Is My Dog’s Crotch Sniffing Normal? · The Wildest

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Crotch Sniffing: Crude or Customary?

Is it time to teach your dog some boundaries?

by Emma Bowdrey, ISCP
Updated November 8, 2021
Close up shot of a brown dog sniffing upward out of frame with blurry grass in background
Maryanne Gobble / Stocksy

Some dog behaviors are super cute: that confused semi-turn of their head when you ask them a question or when they nuzzle into your body on the couch. Other behaviors, though, can be embarrassing and borderline rude — like when your dog tries to smell a stranger’s crotch while you’re out on a walk. Awkward!

Your instinct might be to suppress this kind of behavior, but it’s important to understand that crotch sniffing is perfectly appropriate in dog speak. Dogs are still dogs, even though you consider them part of your family. Understanding why they perform certain behaviors (like crotch smelling) will make it easier to know what’s normal and what’s not. Keep reading to learn what to do about a crotch-sniffing dog.

Born to Sniff

As a canine behaviorist and trainer, one of the questions I am asked frequently is “How can I stop my dog from sniffing everyone’s crotch?” As with all behavior modification, the key is to understand the root cause of the issue. 

A dog’s most dominant sense is their sense of smell, and sniffing is one of their most natural behaviors. With a scent sensitivity many thousands of times greater than our own, dogs have a specialized structure within their nasal cavity called the olfactory recess. This maze of airways allows dogs to sniff odors that are undetectable to us. Dogs have 125 to 300 million olfactory cells (compared to our mere 5 million), and 33% of their brain is dedicated to interpreting odors.

Research by scientists at Pennsylvania State University showed that dogs have the incredible ability to take a different odor into each nostril and analyze it. They are a species of superior sniffers. Dogs make sense of the world through scents, much in the same way that people rely heavily on vision. 

Why Do Dogs Smell Your Crotch?

First, it helps to understand the reason that dogs sniff each other’s bums: Dogs have pouches located on either side of the sphincter called anal glands or anal sacs. They are lined with oils and sweat glands, and they release an odor that is unique to each dog. When dogs take in the scent produced by these glands, they are able to gather a lot of information about the other dog including sex, age, health, mood, and wellbeing.

If we transfer that to humans, our sweat glands and the scent they produce is often most concentrated around our genital areas and armpits. As most dogs cannot easily reach up to our armpits, the crotch is the go-to area to get the information they need on a new person.

To a dog, crotch sniffing is not bad manners. Dogs have no idea that placing their noses into the crouch of a human is not socially acceptable. We need to teach them that when it comes to people, we would prefer an alternative method to get to know each other.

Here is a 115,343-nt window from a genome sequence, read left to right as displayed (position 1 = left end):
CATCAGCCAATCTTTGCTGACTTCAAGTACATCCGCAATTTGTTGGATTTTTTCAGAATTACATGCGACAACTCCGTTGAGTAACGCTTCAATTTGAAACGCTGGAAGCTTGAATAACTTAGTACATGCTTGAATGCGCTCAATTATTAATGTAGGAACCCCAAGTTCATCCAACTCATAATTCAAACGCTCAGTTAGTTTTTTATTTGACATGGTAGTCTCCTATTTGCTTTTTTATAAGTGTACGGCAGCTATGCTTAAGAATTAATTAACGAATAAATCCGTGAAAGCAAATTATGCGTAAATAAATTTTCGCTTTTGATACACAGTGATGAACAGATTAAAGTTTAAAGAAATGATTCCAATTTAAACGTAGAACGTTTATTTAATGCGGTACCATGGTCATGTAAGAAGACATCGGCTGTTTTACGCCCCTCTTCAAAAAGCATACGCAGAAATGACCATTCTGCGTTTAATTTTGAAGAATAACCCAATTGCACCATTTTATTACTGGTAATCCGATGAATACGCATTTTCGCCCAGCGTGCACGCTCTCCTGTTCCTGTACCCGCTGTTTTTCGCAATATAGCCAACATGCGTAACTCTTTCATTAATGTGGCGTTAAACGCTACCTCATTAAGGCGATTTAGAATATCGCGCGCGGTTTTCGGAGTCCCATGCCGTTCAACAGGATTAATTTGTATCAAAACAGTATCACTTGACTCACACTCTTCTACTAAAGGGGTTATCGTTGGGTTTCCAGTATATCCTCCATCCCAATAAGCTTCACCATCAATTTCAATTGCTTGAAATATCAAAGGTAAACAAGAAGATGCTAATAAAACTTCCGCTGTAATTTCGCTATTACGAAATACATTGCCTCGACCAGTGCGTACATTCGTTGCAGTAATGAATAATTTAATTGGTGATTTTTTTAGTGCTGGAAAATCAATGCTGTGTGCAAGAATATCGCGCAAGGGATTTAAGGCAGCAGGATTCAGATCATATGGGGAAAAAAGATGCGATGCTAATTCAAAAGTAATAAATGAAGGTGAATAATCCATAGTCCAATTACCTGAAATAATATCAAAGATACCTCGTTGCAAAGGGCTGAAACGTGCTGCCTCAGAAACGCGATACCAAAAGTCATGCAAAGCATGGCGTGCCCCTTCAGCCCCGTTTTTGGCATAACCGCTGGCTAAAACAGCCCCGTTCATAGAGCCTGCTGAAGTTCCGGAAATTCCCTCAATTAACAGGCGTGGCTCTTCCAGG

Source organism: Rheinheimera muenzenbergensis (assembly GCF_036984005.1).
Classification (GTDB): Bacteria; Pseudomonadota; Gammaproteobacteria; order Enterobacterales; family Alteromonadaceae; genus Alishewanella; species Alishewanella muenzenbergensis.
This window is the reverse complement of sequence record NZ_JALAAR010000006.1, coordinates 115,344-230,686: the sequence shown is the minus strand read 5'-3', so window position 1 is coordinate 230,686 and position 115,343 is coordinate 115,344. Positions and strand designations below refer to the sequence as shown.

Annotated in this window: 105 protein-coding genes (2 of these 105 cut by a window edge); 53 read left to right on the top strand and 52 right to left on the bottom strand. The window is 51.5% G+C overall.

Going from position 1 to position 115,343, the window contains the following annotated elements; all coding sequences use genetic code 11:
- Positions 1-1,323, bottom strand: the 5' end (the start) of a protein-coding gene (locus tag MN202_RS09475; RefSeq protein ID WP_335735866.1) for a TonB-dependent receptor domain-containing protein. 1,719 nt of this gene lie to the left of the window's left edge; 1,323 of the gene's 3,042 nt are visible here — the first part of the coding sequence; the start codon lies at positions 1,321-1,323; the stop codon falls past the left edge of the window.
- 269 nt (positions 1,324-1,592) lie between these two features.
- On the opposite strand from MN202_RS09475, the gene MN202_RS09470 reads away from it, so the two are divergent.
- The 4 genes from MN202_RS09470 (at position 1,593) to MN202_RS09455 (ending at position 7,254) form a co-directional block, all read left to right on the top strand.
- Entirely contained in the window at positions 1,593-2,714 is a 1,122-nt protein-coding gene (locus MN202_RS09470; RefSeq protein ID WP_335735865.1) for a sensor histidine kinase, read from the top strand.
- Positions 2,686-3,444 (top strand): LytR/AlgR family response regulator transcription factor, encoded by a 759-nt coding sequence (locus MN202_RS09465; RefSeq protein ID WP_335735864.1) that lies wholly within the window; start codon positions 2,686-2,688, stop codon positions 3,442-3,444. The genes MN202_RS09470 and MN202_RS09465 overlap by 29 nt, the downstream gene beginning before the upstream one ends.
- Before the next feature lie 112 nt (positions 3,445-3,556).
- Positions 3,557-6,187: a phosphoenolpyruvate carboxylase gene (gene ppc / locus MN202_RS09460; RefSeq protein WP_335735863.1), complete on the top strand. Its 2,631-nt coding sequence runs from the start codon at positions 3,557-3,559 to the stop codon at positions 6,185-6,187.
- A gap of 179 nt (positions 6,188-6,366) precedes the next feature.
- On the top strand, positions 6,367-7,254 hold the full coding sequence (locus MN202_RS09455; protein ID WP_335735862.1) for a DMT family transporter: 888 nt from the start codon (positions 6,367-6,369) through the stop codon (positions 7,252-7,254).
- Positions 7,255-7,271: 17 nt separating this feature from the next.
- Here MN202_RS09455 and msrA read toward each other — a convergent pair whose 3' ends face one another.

How to Put a Stop to Crotch Sniffing 

It can be relatively easy to squash this behavior with consistency and heavily rewarding your dog when they choose not to smell someone’s crotch. While you can’t train out the innate behavior, it can be redirected. The key to training away unwanted crotch sniffing is to offer an alternative region for your dog to gather the information they want and gently block the current go-to area. Each time your dog attempts to crotch sniff, follows these simple steps:

  1. Give a clear instruction to stop and if necessary, include a previously learned command such as “wait.” For example: “No Rover, wait” or “No, Rover, look at me.” 

  2. Offer a hand slowly and palm up for inspection, while turning the crotch away or blocking it with something. This area of the hand also carries a lot of sweat glands and can be sufficient to gather the information they need to satisfy them.

  3. Reward heavily with praise when your dog reacts to the hand. Training treats will also encourage sniffing hands rather than crotches. Timing, as always, is key. Give them enough time to sniff and then immediately offer the treat.

If you have a more insistent dog, start with placing your dog on a leash. If they are trying to get to the crotch and will not accept the hand being offered, stand still, keeping them back. Do not yank them back. The only pressure being applied on the leash should come from your dog. Allow them to calm down a little. Maybe walk them around and retry, showing them a hand when returning to the visitor.

If they get to a crotch before you can prevent them, the owner of the crotch should gently push them away while turning. Once you have control of your dog, repeat by offering the hand and rewarding your dog’s decision to sniff that instead. The idea is to show your dog how you want them to behave. When your dog sniffs hands instead of crotches, always give them a signal that this is the right thing to do (say “good dog” or ”yes”). Most dogs understand within a few months that hand sniffing is more socially acceptable than crotch sniffing and that it will result in special praise from you or a tasty treat. After some time consistently training this, hand sniffing becomes conditioned over crotch-sniffing.

It’s best to start this training at home, using family and visitors to practice on. Setting a dog up for success in a controlled environment where you are unlikely to feel pressure or embarrassment goes a long way to change their behavior long-term. 

Emma Bowdrey, ISCP

Emma Bowdrey is an ISCP-trained Dog Trainer based in Prague, where she lives with her adopted greyhound, Swift. Emma has worked with dogs since gaining her qualification in Canine Behaviour & Psychology and now runs her own business - Four Long Legs. Emma uses positive reinforcement methods to make each hound a happy one.